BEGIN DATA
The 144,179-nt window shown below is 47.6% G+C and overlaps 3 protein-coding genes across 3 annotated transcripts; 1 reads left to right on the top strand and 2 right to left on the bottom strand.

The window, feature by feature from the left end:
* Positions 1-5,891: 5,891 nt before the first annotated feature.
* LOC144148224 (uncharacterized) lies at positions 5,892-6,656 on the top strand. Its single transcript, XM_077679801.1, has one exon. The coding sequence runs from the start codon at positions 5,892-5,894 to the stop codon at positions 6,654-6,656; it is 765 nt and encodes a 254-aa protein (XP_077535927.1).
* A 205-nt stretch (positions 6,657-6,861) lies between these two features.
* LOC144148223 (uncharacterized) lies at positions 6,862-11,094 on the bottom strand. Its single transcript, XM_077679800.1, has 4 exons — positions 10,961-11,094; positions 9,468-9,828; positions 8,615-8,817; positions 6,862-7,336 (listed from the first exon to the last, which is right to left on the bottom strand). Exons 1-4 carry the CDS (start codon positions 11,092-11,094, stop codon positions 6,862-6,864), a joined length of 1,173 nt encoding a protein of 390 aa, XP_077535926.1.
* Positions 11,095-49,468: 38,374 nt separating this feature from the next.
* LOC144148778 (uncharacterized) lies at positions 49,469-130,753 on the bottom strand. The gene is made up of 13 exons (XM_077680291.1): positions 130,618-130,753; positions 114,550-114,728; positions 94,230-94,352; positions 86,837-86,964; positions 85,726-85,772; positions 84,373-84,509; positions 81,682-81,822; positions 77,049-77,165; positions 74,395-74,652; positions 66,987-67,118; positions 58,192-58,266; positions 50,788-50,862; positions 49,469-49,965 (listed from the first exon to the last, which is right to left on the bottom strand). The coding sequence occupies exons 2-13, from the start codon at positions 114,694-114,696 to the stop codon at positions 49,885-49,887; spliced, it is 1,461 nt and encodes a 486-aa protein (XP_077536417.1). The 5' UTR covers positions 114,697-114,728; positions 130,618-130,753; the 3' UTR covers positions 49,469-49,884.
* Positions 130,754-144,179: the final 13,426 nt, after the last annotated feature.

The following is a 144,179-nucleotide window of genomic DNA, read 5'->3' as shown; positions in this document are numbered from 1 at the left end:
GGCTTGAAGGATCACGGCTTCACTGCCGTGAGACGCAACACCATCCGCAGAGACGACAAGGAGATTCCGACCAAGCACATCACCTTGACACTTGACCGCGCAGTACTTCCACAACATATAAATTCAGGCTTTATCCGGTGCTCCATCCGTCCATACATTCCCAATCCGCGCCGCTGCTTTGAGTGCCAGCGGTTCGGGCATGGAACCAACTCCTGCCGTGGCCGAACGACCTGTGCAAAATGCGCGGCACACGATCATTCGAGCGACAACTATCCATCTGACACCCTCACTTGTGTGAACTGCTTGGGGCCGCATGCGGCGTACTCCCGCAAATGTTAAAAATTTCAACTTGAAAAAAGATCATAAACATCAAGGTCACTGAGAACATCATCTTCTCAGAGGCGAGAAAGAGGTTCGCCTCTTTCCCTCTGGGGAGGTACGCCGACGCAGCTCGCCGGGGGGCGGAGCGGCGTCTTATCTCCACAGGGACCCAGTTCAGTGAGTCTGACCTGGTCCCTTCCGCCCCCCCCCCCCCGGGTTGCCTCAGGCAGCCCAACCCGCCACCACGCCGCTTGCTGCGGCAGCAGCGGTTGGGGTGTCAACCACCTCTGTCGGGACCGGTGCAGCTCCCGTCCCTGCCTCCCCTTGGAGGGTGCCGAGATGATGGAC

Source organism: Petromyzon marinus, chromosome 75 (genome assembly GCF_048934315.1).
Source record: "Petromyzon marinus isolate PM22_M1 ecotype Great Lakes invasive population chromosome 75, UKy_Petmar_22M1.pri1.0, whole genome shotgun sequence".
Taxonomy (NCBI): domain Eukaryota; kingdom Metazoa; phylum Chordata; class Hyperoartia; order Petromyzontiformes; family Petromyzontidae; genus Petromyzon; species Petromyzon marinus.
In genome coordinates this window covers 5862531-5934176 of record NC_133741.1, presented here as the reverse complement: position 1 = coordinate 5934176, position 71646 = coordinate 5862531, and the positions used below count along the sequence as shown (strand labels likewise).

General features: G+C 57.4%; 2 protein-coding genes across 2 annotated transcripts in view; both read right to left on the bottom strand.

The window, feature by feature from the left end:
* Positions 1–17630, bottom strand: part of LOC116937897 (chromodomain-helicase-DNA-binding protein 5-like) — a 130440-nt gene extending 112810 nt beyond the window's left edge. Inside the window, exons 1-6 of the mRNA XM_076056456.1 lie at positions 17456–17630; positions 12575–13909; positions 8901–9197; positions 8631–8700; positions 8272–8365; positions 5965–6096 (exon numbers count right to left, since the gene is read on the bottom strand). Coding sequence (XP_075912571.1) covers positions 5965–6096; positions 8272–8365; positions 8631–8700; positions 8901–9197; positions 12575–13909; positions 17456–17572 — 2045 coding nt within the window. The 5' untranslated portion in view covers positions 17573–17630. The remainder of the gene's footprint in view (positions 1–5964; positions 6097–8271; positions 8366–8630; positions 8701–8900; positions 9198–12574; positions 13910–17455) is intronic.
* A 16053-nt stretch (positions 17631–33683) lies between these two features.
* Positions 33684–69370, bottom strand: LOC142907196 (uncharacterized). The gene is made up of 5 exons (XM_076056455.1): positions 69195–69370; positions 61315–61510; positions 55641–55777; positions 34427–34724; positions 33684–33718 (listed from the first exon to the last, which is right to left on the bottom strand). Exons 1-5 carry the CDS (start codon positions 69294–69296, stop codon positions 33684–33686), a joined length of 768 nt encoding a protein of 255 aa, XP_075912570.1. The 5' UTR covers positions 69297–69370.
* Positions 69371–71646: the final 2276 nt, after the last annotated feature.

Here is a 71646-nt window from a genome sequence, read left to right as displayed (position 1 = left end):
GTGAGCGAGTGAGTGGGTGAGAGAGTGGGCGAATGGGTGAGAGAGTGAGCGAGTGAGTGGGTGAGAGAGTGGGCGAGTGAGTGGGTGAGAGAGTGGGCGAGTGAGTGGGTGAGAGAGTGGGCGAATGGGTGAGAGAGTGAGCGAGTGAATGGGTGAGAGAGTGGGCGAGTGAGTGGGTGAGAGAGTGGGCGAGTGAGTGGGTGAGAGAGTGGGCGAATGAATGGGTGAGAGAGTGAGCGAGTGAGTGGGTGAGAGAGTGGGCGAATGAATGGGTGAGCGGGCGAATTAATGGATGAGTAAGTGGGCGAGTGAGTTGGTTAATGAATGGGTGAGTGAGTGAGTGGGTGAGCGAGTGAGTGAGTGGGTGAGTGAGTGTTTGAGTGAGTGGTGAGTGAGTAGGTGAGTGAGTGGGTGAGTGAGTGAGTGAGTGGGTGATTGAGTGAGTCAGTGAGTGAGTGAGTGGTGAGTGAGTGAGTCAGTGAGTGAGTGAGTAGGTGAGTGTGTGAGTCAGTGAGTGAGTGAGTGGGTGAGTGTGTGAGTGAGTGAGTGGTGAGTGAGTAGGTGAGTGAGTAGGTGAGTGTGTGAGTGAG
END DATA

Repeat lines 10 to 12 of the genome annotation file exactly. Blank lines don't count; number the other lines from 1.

The following is a 144,179-nucleotide window of genomic DNA, read 5'->3' as shown; positions in this document are numbered from 1 at the left end:
GGCTTGAAGGATCACGGCTTCACTGCCGTGAGACGCAACACCATCCGCAGAGACGACAAGGAGATTCCGACCAAGCACATCACCTTGACACTTGACCGCGCAGTACTTCCACAACATATAAATTCAGGCTTTATCCGGTGCTCCATCCGTCCATACATTCCCAATCCGCGCCGCTGCTTTGAGTGCCAGCGGTTCGGGCATGGAACCAACTCCTGCCGTGGCCGAACGACCTGTGCAAAATGCGCGGCACACGATCATTCGAGCGACAACTATCCATCTGACACCCTCACTTGTGTGAACTGCTTGGGGCCGCATGCGGCGTACTCCCGCAAATGTTAAAAATTTCAACTTGAAAAAAGATCATAAACATCAAGGTCACTGAGAACATCATCTTCTCAGAGGCGAGAAAGAGGTTCGCCTCTTTCCCTCTGGGGAGGTACGCCGACGCAGCTCGCCGGGGGGCGGAGCGGCGTCTTATCTCCACAGGGACCCAGTTCAGTGAGTCTGACCTGGTCCCTTCCGCCCCCCCCCCCCCGGGTTGCCTCAGGCAGCCCAACCCGCCACCACGCCGCTTGCTGCGGCAGCAGCGGTTGGGGTGTCAACCACCTCTGTCGGGACCGGTGCAGCTCCCGTCCCTGCCTCCCCTTGGAGGGTGCCGAGATGATGGAC

Source organism: Petromyzon marinus, chromosome 75 (genome assembly GCF_048934315.1).